Constable Sukhvir Brar (41) – September 25, 2004
Suk, as he was affectionately known, was born in the Village of Patto Hira Singh, Moga, Punjab, India and was the first Sikh Indo Canadian to become a member of the Winnipeg Police Service. Suk had a tremendous sense of humor and always kept those around him entertained by his quick wit and willingness to discuss culturally sensitive issues. He death was a shock to many of us.
Detective Sean Trowski (46) – November 11, 2006 (WPS & VPD)
After serving ten (10) years with the WPS Sean joined the Vancouver Police Department where he enjoyed a successful career. Sean worked in Sex Crimes and the Homicide Squad with the VPD and had an excellent reputation as an intelligent, thorough investigator.
I had the pleasure of sharing a cocktail with Sean while attending a Homicide conference in Vancouver in 2002. I was happy to see he had managed to retain his quick wit, good sense of humor and boyish good looks. He was a guy that seemed to have everything going for him. His death was deeply disturbing to his brother and sister officers.
Patrol Sergeant Jeremy Harewood (47) – October 29, 2007
Jeremy Harewood was born in London, England and came to Canada at the age of seven (7). His Police career began in 1992 and featured assignments in uniform patrol, Youth Division and Recruiting. In 2006 Jeremy was promoted to Patrol Sergeant and took a job working in District #6 where I was running the Crime Unit. Jeremy was the consummate professional and sought my advice on a number of Policing issues. Our interactions always stayed on the professional side and never ventured into our personal lives. It seemed that Jeremy wanted it that way and I respected his boundaries.
When the news of his death came I was filled with regret for not having pried into his personal life. I would learn that Jeremy was the proud father of two (2) beautiful daughters and that he was struggling with issues related to a marriage breakdown. As a divorcee who went to war for custody of my own two (2) daughters, I could have shared experiences with Jeremy that would have surely given him hope to keep fighting. His death will always weigh heavily on me.
Studies in the United States show that suicides in Law Enforcement occur 1.5 times more frequently than they do in the general population. Police Officers – 18/100,000 vs General Population – 12/100,000.
Contributory Factors Include:*
- Relationship difficulties – often aggravated by Police profession
- Shift Work
- Alcohol or Substance Abuse
- Legal Issues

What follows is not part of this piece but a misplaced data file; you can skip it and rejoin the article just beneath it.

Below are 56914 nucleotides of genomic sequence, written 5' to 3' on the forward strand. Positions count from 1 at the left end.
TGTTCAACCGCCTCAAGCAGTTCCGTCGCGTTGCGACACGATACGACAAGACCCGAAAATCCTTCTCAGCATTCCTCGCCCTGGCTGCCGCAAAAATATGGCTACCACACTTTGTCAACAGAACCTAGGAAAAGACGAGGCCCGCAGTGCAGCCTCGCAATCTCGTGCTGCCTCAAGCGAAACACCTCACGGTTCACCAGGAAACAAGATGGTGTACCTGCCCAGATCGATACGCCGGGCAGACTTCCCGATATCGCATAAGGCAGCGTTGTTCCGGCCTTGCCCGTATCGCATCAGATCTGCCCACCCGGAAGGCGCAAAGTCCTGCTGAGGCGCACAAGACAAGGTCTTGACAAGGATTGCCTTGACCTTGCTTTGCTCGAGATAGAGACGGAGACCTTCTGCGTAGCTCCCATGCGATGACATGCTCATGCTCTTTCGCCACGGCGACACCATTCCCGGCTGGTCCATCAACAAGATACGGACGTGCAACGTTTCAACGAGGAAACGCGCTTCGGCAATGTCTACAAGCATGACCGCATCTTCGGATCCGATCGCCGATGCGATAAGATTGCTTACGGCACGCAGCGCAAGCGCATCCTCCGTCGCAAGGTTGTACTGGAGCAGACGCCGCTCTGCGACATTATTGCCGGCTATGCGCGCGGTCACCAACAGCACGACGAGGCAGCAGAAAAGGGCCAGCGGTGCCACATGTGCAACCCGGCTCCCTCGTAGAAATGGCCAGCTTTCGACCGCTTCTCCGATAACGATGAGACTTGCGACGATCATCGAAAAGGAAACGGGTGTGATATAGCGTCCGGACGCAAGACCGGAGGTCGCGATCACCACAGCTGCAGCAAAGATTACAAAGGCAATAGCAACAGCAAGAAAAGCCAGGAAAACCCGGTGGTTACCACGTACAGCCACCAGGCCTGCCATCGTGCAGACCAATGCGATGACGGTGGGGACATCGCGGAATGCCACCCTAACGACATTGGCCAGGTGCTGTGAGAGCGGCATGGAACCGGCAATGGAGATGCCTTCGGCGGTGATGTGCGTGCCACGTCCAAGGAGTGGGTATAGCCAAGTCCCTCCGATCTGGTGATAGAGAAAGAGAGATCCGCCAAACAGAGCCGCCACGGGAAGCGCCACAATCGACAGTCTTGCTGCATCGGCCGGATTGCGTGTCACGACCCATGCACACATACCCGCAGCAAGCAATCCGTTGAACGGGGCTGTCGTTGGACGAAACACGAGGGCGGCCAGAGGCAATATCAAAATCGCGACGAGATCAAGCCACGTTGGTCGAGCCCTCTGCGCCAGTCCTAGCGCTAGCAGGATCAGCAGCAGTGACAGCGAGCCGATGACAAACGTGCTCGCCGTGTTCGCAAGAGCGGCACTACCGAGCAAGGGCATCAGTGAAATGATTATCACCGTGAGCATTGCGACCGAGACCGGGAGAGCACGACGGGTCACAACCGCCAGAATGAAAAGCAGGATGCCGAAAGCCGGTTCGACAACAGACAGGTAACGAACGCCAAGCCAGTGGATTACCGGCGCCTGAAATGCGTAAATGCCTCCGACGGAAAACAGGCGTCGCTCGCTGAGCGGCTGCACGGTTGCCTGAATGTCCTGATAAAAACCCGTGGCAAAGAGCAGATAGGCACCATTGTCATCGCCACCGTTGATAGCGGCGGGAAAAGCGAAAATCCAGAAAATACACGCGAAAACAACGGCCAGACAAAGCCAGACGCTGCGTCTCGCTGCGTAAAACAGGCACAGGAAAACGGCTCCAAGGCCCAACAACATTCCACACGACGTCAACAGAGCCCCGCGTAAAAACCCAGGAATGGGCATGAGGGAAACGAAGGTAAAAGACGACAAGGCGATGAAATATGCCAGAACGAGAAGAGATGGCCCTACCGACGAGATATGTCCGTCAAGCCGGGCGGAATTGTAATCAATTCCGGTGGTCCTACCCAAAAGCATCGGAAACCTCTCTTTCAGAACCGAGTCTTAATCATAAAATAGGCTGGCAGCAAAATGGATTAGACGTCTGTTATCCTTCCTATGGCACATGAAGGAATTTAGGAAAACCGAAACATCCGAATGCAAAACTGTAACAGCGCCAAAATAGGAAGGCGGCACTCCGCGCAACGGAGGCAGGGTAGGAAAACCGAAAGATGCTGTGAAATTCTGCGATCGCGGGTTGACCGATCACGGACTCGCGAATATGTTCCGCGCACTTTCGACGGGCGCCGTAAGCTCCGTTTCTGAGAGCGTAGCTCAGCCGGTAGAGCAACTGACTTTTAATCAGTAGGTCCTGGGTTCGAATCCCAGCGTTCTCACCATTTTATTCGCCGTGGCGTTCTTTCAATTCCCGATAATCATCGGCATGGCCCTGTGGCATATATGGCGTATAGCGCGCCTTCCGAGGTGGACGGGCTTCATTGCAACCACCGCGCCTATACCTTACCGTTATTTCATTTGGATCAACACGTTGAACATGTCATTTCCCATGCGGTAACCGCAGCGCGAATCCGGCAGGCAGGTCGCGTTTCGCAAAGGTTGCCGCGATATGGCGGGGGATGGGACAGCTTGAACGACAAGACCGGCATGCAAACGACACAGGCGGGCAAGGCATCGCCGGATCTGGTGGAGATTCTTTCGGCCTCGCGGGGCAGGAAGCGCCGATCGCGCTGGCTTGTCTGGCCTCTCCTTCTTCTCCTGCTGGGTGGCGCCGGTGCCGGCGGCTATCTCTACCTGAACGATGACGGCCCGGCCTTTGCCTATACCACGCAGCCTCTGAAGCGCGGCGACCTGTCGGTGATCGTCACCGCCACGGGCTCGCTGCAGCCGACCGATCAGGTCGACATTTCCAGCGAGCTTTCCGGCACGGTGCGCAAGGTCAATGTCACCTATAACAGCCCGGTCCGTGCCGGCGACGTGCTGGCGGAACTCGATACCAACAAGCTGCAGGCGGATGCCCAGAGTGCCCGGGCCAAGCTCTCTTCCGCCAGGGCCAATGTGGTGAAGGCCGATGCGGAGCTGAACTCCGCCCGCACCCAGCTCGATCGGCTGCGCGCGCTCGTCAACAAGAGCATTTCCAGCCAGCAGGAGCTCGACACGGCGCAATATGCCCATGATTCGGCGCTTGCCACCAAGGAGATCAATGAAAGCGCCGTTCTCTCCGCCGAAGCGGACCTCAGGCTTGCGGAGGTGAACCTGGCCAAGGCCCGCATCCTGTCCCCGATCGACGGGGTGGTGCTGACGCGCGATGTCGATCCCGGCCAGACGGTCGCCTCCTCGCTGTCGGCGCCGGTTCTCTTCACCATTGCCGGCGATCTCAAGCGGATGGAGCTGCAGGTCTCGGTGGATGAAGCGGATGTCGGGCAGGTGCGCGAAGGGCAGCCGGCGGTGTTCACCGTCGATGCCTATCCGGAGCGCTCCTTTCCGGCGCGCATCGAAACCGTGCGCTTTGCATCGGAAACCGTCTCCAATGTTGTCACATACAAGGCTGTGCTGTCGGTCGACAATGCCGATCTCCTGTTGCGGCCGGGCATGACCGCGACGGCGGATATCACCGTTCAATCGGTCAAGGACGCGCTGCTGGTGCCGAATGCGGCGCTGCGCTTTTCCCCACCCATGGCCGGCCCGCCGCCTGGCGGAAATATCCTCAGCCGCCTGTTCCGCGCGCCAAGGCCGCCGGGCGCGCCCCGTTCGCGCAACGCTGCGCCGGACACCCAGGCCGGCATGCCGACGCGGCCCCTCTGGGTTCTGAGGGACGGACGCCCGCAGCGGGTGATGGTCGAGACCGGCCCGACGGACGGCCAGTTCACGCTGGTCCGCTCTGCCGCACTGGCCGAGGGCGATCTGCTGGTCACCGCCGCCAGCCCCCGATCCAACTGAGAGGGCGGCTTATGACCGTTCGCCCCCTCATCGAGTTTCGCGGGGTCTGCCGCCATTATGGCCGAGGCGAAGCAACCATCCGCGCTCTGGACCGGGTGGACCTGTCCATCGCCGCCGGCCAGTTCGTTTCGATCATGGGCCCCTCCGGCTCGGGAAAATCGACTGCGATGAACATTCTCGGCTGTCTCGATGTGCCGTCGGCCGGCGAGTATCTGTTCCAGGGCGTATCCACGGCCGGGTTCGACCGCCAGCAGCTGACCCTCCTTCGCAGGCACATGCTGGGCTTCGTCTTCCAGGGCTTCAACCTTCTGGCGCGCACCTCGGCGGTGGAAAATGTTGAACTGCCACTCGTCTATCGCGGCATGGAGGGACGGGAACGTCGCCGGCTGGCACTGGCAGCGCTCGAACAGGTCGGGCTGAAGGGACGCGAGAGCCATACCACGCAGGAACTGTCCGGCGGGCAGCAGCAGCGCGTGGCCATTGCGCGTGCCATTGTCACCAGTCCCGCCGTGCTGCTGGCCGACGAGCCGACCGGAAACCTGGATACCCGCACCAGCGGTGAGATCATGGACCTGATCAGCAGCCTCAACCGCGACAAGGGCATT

- Facing Prosecution
- Negative Public Image
- Financial Problems
- Physical Pain or Illness
- Inconsistencies in the Criminal Justice System
- Shame / Humiliation
- Unrealistic expectations of self or from others
- Easy access to highly effective means of suicide (96+% use firearms)
*Source: The Badge of Life Canada
I can’t say what, if anything, Post Traumatic Stress had to do with the deaths of these officers, but I can say with certainty that a career in Policing is a mind-altering experience. Police Officers see the dark side of humanity and are exposed to extraordinary brutality and horrific imagery. On top of that, Policing requires that Officers remain in a constant state of hyper vigilance.**
Rookie Police Officers quickly learn that in order to be successful at your job you simply can’t believe anything anyone tells you. Virtually everyone lies to Police Officers, victims, witnesses and suspects. A Police Officer’s primary job function is to seek the truth, to find out what happened, to determine who is responsible for a crime. That search for the truth requires that Officers place heavy scrutiny on every piece of information they receive.
The ability to scrutinize becomes the Police Officers Achilles heel in his personal life when he fails to turn that “switch” off when he drops his gun belt at the end of his shift. I realized I had fallen into that trap after attending a seminar called Emotional Survival for Law Enforcement featuring Dr Kevin M Gilmartin Ph.D.
I was the hypervigilant cop Dr Gilmartin warned us about. I frequently interrogated my wife and daughters and placed heavy scrutiny on everyone I met outside of the Police Universe. I was the quintessential cop both on and off duty. Ironically, I was everything the Police Service trained me to be, a top notch, hyper-vigilant cop who was slowly losing faith in humanity. I knew I had to change or risk alienating the very people who cared most about me. I’m thankful I got the message before it was to late.
I recently wrote a story called “Policing – A Career Full of Nightmares.” The story went somewhat viral on social media and recorded over 28,000 views. The topic was PTSD and the horrific imagery Police Officers are exposed to during their Law Enforcement Careers.
After reading the story a Facebook friend with Law Enforcement experience commented;